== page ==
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Saving space, sharing time: integrated infrastructures of daily life in cohousing

Lookup NU author(s): Professor Helen Jarvis



This paper explores the concept of collective housing, notably the North American model of purpose-built cohousing, to understand better the functions of space and time at the neglected scale of collective (colocated) interhousehold collaboration. The defining features of this form of intentional community typically include the clustering of smaller-than-average private residences to maximise shared open spaces for social interaction; common facilities for shared daily use; and consensus-based collective self-governance. This paper critically examines the infrastructures of daily life which evolve from, and ease, collective activity and the shared occupation of space. Discussion draws on observations from eight communities in the UK and USA, using selected ethnographic vignettes to illustrate a variety of alternative temporalities which coincide with a shifting and blurring of privatised dwelling. The resulting analysis exposes multiple temporal scales and innovative uses and meanings of time and space. The paper concludes by speculating on the contemporary significance of collective living arrangements and the role this might play in future sustainability.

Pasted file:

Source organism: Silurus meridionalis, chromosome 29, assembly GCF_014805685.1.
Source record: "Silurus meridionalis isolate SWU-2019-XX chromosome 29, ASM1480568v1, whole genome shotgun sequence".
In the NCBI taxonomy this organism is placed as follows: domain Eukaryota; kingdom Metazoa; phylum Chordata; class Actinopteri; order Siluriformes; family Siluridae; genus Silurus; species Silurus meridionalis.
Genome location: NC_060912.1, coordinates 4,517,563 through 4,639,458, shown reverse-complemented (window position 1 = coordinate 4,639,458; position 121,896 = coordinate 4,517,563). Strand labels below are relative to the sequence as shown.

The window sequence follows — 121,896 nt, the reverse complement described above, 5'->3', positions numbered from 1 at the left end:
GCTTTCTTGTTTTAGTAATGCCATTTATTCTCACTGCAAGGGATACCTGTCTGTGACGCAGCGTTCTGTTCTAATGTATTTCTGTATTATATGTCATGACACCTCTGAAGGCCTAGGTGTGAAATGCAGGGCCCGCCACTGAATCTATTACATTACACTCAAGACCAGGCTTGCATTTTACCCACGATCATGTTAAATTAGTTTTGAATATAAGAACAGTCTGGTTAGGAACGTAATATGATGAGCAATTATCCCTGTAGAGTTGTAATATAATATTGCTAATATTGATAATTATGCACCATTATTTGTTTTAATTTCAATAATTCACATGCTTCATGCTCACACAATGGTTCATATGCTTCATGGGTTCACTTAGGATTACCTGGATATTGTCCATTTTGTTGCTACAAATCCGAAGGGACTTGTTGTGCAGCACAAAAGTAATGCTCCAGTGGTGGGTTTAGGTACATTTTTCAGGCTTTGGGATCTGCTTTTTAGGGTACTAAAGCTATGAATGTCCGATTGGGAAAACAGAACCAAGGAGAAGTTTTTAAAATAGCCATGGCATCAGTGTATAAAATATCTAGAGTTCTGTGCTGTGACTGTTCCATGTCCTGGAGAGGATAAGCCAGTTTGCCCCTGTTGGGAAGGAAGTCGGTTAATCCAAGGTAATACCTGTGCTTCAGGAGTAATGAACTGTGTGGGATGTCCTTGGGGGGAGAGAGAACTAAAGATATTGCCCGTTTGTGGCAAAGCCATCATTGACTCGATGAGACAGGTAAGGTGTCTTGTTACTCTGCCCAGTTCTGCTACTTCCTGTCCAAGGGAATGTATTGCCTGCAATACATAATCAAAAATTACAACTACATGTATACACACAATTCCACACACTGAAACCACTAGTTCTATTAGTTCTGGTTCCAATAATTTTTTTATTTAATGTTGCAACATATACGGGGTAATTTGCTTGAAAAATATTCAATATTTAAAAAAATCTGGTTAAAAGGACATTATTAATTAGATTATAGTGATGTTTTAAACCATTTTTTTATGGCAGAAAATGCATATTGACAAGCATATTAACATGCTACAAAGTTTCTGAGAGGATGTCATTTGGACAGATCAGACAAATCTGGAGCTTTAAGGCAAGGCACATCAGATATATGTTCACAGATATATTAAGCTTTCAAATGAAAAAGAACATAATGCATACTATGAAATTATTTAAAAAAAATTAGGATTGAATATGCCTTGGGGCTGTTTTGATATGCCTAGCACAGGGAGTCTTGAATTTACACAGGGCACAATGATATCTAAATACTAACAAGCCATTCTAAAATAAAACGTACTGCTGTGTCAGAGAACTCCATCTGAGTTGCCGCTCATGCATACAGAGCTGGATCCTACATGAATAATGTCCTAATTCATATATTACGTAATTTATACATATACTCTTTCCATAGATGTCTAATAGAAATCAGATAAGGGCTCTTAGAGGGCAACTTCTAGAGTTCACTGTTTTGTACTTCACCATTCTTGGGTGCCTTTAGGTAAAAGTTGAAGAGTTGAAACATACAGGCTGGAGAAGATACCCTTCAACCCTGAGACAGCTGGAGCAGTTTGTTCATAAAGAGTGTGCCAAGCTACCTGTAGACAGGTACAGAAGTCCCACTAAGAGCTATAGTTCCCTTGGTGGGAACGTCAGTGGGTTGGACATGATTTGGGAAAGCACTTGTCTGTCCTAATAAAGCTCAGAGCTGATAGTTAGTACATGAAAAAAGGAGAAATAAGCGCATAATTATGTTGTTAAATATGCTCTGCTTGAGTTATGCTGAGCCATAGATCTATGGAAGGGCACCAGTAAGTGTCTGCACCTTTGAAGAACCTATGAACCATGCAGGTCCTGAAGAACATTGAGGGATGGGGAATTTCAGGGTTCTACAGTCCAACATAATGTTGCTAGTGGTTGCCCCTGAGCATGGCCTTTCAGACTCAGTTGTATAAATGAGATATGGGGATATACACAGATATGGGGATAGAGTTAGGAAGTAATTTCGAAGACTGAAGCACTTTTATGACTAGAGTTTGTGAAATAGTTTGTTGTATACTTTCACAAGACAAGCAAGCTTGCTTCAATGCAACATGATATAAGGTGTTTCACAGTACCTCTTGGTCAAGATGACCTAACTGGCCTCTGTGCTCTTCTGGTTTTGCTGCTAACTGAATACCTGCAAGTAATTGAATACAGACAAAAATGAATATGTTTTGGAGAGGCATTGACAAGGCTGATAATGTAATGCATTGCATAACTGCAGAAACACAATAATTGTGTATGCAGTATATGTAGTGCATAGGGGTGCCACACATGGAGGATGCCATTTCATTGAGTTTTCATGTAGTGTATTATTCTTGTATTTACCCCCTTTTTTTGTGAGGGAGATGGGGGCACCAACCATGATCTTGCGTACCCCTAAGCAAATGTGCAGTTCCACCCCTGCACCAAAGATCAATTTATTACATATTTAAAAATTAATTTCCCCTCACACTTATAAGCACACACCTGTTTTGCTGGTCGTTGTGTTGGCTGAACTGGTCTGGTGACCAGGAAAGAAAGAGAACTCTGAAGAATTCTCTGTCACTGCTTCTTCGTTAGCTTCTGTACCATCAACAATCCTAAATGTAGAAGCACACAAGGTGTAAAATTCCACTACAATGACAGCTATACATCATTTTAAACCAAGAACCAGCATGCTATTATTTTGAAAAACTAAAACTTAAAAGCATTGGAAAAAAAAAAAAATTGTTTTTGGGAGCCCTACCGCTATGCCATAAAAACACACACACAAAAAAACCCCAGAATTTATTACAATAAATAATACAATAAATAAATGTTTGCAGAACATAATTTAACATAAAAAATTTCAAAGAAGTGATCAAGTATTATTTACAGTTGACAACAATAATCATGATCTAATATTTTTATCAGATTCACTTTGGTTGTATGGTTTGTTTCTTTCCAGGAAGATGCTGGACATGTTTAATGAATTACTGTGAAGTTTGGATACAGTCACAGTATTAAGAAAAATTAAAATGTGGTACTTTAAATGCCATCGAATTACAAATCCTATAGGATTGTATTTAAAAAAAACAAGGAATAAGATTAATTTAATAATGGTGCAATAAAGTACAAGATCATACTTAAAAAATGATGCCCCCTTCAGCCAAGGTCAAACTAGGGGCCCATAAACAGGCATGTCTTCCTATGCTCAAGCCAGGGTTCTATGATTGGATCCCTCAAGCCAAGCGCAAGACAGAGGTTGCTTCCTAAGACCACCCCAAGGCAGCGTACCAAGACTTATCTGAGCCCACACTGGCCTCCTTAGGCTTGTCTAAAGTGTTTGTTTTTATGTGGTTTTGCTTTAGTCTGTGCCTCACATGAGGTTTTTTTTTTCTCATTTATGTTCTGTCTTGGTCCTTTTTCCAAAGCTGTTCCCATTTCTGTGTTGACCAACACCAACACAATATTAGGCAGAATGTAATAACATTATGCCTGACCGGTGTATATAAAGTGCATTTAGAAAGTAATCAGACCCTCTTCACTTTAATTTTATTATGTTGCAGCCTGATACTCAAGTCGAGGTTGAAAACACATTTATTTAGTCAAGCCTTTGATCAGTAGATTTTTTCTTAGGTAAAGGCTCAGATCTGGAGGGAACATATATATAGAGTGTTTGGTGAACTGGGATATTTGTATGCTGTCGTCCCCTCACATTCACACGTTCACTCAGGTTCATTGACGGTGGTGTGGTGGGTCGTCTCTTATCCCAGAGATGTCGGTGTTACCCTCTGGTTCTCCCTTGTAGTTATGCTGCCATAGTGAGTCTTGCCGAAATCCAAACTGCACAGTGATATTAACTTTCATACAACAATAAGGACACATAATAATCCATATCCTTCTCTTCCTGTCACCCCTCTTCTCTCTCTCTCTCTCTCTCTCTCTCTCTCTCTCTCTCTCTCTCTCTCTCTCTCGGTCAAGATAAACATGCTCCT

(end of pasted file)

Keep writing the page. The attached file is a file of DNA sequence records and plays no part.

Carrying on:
Publication metadata

Author(s): Jarvis H

Publication type: Article

Publication status: Published

Journal: Environment and Planning A

Year: 2011

Volume: 43

Issue: 3

Pages: 560-577

Date deposited: 03/05/2011

ISSN (print): 0308-518X

ISSN (electronic): 1472-3409

Publisher: Pion Ltd.


DOI: 10.1068/a43296


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